Let’s take a look back at the week that was, here on Book Riot:
You know who looks terrible in an author-versus-reviewer shouting match on Goodreads? The author. Always the author. Because an amateur reviewer on Goodreads, even if they post an awful screed, has nothing to lose in the situation. Even when the author isn’t behaving in a completely unhinged fashion as in this latest example, the author is the one with the professional identity to uphold. When it does go off the rails as badly as we all know it can, it’s the author who will lose sales and face.
from Dear Authors: Don’t Respond to Goodreads Reviews by Brenna Clarke Gray
Wedding season is upon us yet again! That means gifts. Fret not, though, because I’ve got you covered with 15 perfect bookish wedding gifts for all of your celebratory, gift-giving needs.
from 15 Perfect Bookish Wedding Gifts (For Any Budget) by Brandi Bailey
It’s time for you to build the perfect reading nook you deserve.
I think that it’s important to designate spaces in a home. The bed is for sleeping. The couch in front of your TV and other media is for entertainment. The desk is for work. Where to read, though? I generally snatch reading time where and whenever I can, but until recently I’d never had a specific place where I know that settling in means it’s time to read. The couch can mean distractions, and the bed? Forget it. I fall asleep after a page.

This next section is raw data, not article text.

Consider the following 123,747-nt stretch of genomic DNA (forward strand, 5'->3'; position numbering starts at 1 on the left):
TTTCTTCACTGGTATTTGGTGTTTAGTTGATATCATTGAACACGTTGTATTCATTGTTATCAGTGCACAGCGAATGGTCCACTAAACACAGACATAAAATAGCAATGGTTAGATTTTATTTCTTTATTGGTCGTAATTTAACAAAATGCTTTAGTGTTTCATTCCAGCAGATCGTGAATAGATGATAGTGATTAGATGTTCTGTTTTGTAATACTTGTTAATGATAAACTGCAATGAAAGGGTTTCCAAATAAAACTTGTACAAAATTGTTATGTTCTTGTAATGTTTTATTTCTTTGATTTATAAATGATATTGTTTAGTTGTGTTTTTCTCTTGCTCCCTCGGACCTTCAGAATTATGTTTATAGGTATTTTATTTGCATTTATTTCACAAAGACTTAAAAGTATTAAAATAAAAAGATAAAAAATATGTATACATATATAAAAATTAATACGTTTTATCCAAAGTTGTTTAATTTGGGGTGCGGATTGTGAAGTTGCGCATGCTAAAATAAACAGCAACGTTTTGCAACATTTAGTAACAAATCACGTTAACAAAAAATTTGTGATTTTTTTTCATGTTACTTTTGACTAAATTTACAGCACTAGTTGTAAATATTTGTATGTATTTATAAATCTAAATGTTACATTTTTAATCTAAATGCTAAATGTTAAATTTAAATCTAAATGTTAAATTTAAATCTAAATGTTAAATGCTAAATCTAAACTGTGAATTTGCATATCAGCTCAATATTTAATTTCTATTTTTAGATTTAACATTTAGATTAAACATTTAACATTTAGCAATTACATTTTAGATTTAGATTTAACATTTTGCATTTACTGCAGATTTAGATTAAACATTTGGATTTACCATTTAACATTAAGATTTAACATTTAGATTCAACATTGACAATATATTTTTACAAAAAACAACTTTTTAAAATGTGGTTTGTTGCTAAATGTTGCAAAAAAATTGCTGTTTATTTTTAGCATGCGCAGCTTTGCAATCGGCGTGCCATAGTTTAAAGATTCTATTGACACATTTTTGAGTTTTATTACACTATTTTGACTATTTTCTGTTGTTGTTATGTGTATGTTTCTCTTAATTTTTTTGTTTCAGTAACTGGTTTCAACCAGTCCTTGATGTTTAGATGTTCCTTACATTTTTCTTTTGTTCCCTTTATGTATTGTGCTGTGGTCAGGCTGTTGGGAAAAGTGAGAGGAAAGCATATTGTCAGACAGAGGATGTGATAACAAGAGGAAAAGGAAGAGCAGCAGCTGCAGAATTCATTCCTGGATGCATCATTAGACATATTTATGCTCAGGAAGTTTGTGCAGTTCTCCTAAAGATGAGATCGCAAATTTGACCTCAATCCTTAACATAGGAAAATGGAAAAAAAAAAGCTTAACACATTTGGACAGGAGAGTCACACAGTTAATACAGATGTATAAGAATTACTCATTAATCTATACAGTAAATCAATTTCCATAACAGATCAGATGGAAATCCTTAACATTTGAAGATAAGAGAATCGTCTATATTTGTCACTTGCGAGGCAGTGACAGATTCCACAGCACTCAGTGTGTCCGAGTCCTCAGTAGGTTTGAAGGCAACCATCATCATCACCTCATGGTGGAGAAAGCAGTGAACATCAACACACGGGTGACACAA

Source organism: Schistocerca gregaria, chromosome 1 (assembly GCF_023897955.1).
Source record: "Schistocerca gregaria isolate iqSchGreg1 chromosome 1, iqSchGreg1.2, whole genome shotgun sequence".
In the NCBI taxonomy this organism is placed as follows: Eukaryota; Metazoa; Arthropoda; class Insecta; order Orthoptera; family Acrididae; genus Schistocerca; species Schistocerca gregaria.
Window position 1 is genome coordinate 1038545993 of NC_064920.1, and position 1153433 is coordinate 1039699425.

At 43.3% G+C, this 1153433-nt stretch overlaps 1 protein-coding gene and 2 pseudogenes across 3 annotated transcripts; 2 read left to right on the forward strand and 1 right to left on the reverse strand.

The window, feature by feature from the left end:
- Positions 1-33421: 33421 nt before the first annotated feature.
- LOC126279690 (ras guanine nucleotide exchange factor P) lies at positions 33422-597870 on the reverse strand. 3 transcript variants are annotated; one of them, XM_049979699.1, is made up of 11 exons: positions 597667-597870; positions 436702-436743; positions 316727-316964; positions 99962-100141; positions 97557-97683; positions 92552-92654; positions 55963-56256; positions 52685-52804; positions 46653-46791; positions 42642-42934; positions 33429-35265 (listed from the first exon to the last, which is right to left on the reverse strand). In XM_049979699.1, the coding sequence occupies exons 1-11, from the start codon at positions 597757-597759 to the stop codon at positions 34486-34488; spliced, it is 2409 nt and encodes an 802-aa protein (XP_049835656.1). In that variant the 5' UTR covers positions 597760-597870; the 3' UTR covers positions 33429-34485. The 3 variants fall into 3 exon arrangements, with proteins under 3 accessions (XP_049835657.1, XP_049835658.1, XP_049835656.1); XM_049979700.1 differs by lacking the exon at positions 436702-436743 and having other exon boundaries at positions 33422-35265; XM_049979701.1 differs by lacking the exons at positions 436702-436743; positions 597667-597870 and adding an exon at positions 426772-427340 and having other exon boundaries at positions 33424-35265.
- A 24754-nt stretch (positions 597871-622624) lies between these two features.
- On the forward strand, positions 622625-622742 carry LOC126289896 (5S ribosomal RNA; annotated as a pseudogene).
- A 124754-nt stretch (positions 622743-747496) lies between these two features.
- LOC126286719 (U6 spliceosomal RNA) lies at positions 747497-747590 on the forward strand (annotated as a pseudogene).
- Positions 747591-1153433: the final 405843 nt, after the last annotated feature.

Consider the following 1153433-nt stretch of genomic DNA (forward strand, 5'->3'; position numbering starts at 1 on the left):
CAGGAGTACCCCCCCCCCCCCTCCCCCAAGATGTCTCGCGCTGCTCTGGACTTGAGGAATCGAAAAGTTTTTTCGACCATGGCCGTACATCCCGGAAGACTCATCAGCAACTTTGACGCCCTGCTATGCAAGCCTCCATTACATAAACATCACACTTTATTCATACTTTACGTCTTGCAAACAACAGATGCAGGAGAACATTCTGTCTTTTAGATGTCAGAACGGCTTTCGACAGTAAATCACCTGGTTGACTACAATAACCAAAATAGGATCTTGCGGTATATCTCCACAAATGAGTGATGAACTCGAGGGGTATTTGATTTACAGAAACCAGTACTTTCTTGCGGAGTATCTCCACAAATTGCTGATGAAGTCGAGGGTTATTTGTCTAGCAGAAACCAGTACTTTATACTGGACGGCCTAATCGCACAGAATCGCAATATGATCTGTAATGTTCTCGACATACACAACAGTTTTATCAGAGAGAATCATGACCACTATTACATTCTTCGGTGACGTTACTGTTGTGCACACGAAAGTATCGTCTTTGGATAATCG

So here’s an easy 3-step guide to creating your reading space, based so very scientifically on my own experiences.
from The Anatomy of a Reading Nook by Kristina Pino
The Obsessive Instagrammer – Colin Creevey, from the Harry Potter series
I know, I know: I’m a terrible person. Yes, he’s such a sweetheart, but you can’t tell me that – even if, like me, you genuinely enjoy the occasional group selfie – after fifty posed and breathlessly hashtagged photos (#besties #yolo #partylikeits1999 #brosbeforebrooms #lol #crazynight) within the first hour of the party you aren’t starting to grit your teeth juuuust a bit.
from The Seven Characters You (Try Not To) Meet At Parties by Maddie Rodriguez
Present day Nikki sees Fangirl as a sweet coming of age story. I understand the view that it’s not a deep literary masterpiece or something to revolutionize the book world. But it revolutionized my world. It snuck in to a place where I wouldn’t let anyone else see me and tricked me into believing in people again, even if they were fictional people. Over time and rereads, it shifted my view of real life people as well. Some of them want to be good, like me and Levi. Some of them are good. Better than good, even.
from How Fangirl Restored My Faith in Humanity by Nikki DeMarco
To contradict myself further, I love tracking my reading. I may not be reading my favorite books, but I think I’ll read more books this year than ever before. And not only can I data nerd out over stats, but I can remember what I’ve read and muse over how one book led to another, notice trends in my own reading; no book finished will ever fall through the cracks in my memory.
from I’ve Read Books: A Tale of Tracking My Reading by Emma Nichols